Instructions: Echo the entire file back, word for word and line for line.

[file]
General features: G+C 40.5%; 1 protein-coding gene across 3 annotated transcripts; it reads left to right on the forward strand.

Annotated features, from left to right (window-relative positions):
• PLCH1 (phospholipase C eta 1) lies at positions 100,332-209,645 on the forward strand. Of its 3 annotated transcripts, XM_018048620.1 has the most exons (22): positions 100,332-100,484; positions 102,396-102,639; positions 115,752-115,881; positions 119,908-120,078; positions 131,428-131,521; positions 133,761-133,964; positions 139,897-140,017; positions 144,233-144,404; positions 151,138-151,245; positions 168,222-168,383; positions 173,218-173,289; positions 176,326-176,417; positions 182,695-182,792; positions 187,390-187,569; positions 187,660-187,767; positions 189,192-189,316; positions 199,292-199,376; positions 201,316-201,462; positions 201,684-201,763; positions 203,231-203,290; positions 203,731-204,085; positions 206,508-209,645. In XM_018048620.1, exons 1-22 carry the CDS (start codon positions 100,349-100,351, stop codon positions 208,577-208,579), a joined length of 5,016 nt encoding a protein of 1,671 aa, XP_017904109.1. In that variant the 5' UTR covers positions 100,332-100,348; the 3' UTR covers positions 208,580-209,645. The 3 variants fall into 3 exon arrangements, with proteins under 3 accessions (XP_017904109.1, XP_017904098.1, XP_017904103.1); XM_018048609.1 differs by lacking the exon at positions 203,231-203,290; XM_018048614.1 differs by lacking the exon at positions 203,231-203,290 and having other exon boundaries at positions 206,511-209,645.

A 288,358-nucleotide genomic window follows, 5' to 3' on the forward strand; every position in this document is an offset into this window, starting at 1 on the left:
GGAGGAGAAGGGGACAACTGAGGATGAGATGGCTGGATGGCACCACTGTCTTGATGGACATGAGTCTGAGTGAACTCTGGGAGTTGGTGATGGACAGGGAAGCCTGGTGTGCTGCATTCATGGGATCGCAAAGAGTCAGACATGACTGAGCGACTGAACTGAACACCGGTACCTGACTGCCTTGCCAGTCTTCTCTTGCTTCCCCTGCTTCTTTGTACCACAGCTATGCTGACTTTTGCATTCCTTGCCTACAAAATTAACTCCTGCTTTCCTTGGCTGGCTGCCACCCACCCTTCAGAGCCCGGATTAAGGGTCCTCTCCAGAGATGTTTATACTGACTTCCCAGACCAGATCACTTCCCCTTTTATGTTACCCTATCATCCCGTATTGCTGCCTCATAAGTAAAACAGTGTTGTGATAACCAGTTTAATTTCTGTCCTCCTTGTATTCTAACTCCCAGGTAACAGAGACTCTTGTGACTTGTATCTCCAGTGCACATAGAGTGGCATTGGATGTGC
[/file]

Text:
General features: G+C 40.5%; 1 protein-coding gene across 3 annotated transcripts; it reads left to right on the forward strand.

Annotated features, from left to right (window-relative positions):
• PLCH1 (phospholipase C eta 1) lies at positions 100,332-209,645 on the forward strand. Of its 3 annotated transcripts, XM_018048620.1 has the most exons (22): positions 100,332-100,484; positions 102,396-102,639; positions 115,752-115,881; positions 119,908-120,078; positions 131,428-131,521; positions 133,761-133,964; positions 139,897-140,017; positions 144,233-144,404; positions 151,138-151,245; positions 168,222-168,383; positions 173,218-173,289; positions 176,326-176,417; positions 182,695-182,792; positions 187,390-187,569; positions 187,660-187,767; positions 189,192-189,316; positions 199,292-199,376; positions 201,316-201,462; positions 201,684-201,763; positions 203,231-203,290; positions 203,731-204,085; positions 206,508-209,645. In XM_018048620.1, exons 1-22 carry the CDS (start codon positions 100,349-100,351, stop codon positions 208,577-208,579), a joined length of 5,016 nt encoding a protein of 1,671 aa, XP_017904109.1. In that variant the 5' UTR covers positions 100,332-100,348; the 3' UTR covers positions 208,580-209,645. The 3 variants fall into 3 exon arrangements, with proteins under 3 accessions (XP_017904109.1, XP_017904098.1, XP_017904103.1); XM_018048609.1 differs by lacking the exon at positions 203,231-203,290; XM_018048614.1 differs by lacking the exon at positions 203,231-203,290 and having other exon boundaries at positions 206,511-209,645.

A 288,358-nucleotide genomic window follows, 5' to 3' on the forward strand; every position in this document is an offset into this window, starting at 1 on the left:
GGAGGAGAAGGGGACAACTGAGGATGAGATGGCTGGATGGCACCACTGTCTTGATGGACATGAGTCTGAGTGAACTCTGGGAGTTGGTGATGGACAGGGAAGCCTGGTGTGCTGCATTCATGGGATCGCAAAGAGTCAGACATGACTGAGCGACTGAACTGAACACCGGTACCTGACTGCCTTGCCAGTCTTCTCTTGCTTCCCCTGCTTCTTTGTACCACAGCTATGCTGACTTTTGCATTCCTTGCCTACAAAATTAACTCCTGCTTTCCTTGGCTGGCTGCCACCCACCCTTCAGAGCCCGGATTAAGGGTCCTCTCCAGAGATGTTTATACTGACTTCCCAGACCAGATCACTTCCCCTTTTATGTTACCCTATCATCCCGTATTGCTGCCTCATAAGTAAAACAGTGTTGTGATAACCAGTTTAATTTCTGTCCTCCTTGTATTCTAACTCCCAGGTAACAGAGACTCTTGTGACTTGTATCTCCAGTGCACATAGAGTGGCATTGGATGTGC